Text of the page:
The eastern DRC conflict is essentially a subtly grounded in economic interests. This runs counter to the dominant narrative and agenda set by protagonists in the conflict, be they African or European. The sold narrative, the conflict is ethnic. It is my submission, the conflict is primarily over natural resources, the ethnic sentiments being secondary. Broadly, there are pastoralists, cultivators and the extractive industry as well as the commercial plantations. The three groups often clash in competition to access to these resources.

Importantly among these economic groups are fights within, that politicians and warlords have exploited in the lenses of ethicity. Among the Banyamulenge pastoralists of South Kivu are 3 contesting groups, Gumino, Twirwaneho and another linked to politicians in Kinshasa Azarius Ruberwa, Masunzu and Nyamusaraba crafted along immigrant Banyamulenge from Rwanda and natives in Congolese speak antoilette. These are largely pastoralists and a pitted against the Bashir who are cultivators. The contestation between real and perceived immigrants is central to the conflict in so far as the Kivus are concerned (to which return later).

The activities of the actors in the DRC are placated upon special interests often at variance with one another in the result that these interests have worked to obstruct the peace efforts in the DRC. The ever present challenge that we face is that the real and perceived interests drive the strategies and actions of the major actors in regional conflict.

The strategies and tactics adopted by the various actors before, during and after the negotiation of various peace agreements have been largely shaped by the logic of these interests, albeit, within the limitations imposed by the interests of other actors. Thus, there are times when some actors have collaborated in pursuit of their mutual interests and other times when they have conflicted because either their interests clashed or they have failed to come to some mutually beneficial arrangements, which can accommodate their mutual interests.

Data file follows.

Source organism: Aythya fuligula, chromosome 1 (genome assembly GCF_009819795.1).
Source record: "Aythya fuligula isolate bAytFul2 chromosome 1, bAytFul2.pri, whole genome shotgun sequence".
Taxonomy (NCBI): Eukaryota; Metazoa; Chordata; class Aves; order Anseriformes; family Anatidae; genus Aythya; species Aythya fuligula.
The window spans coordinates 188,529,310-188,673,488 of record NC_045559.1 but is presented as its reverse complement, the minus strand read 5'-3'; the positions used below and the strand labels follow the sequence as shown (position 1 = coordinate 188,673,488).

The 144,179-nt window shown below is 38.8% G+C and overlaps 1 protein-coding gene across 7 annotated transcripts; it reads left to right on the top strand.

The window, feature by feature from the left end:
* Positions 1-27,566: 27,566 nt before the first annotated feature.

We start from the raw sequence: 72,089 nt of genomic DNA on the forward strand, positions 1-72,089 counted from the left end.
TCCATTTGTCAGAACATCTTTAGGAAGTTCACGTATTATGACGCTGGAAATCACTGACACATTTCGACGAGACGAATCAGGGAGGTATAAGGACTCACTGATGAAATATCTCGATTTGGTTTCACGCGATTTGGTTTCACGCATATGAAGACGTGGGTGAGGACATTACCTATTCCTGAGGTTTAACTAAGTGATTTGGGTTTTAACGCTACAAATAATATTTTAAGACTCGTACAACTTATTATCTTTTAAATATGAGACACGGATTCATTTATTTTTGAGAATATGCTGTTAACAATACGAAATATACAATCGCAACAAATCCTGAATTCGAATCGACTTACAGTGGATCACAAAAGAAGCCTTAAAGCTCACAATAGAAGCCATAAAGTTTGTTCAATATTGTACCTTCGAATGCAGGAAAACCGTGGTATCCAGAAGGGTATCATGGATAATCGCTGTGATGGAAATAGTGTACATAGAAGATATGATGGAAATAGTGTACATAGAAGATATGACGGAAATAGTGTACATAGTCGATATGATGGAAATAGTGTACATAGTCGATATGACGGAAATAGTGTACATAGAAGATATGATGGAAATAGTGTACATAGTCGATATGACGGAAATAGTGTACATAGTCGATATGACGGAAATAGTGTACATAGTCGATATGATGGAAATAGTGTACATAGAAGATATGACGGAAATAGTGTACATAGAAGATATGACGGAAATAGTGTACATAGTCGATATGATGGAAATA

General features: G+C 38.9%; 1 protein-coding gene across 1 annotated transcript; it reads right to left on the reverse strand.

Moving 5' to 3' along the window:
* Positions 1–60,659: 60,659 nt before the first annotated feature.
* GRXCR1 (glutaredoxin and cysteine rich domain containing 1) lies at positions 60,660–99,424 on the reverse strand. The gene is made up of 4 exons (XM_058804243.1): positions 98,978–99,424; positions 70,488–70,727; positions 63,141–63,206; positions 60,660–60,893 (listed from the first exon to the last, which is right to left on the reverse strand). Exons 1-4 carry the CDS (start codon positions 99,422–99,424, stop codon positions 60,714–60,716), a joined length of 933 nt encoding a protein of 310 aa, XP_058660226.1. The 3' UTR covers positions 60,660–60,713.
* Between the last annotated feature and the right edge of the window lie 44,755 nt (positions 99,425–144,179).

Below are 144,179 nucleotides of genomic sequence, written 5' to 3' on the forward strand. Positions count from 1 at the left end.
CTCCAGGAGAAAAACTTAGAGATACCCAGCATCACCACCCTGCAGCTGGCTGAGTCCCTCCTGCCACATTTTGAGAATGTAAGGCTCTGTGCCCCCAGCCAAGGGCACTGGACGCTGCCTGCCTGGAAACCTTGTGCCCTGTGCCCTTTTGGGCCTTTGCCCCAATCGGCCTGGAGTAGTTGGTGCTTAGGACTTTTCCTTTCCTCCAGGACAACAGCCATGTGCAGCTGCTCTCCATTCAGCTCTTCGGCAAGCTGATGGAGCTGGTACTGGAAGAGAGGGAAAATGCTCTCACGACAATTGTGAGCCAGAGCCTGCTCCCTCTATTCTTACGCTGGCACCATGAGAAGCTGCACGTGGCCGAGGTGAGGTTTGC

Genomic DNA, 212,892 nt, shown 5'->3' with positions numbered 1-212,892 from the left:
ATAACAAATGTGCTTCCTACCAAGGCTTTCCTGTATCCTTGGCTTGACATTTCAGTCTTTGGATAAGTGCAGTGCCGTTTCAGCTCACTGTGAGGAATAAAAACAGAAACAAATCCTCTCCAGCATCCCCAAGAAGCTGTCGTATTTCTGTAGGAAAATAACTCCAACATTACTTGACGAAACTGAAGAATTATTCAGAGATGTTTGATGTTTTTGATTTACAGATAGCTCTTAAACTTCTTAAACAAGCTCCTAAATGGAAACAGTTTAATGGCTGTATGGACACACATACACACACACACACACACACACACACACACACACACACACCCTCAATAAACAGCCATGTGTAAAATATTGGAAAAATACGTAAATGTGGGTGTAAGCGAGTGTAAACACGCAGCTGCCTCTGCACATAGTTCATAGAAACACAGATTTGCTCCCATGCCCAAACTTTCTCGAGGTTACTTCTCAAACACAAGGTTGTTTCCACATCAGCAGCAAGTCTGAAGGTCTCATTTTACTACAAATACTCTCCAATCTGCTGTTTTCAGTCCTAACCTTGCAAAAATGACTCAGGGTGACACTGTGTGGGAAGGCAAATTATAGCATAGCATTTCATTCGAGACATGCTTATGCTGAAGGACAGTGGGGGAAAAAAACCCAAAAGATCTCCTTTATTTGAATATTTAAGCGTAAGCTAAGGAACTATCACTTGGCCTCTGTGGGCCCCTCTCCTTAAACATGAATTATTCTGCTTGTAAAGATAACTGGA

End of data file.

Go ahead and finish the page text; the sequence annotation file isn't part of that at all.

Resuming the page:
The efforts are overly presumptious, to the extent that every party in conflict has a vested interest in peace building and the resulting pre-occupation with negotiating peace agreements may be highly misplaced if major actors have vested interests in other objects such as the mineral wealth, and political gerrymandering at pronvicial, national and regional levels. Imperialists (African, and international ones), plunderers, warlords, gunrunners, drug-barons and such other predatory actors, in particular, tend to thrive in chaos in a relatively anarchic environment.

In North Kivu are cultivators from the Rwandaphone (Kinyarwanda speaking) community who in the past sided with cultivators from the Bafurero, and Nande and other cultivator Communities. Together they formed the Mutuelle Mutuelle agricole des Virunga (MAGRIVI) association of agriculturalist of Virunga of North but has over time been hijacked by Rwandaphone politicians to increase their state in RCD-Goma a special purpose vehicle crafted by a neighbouring state as a political party to compete in national elections (in the last parliament, out of 15 MPs for North Kivu 11 were RCD-GOMA Rwandaphones besides the Governor) thereby causing rifts with the other communities.

Enter the CNDP of Gen. Lauren Nkunda and Gen. Bosco Ntaganda aka “Terminator” both indicted by the ICC with the later serving time for war crimes, and acts of genocide representing pastoralists. The M23 (M Vigt trois) an offshoot of the CNDP attempted to craft an alliance of both pastoral and cultivator Rwandaphones, however, clashes arising access to proceeds from the illicit minerals trade bankrolled by external forces have increasingly undermined its power. Thus, the militias (133 at the writing of this article) impose taxes, and export minerals to sustain their livelihoods. The militia leaders have turned out soldiers of fortune and the lower rank and file mercenaries for external forces.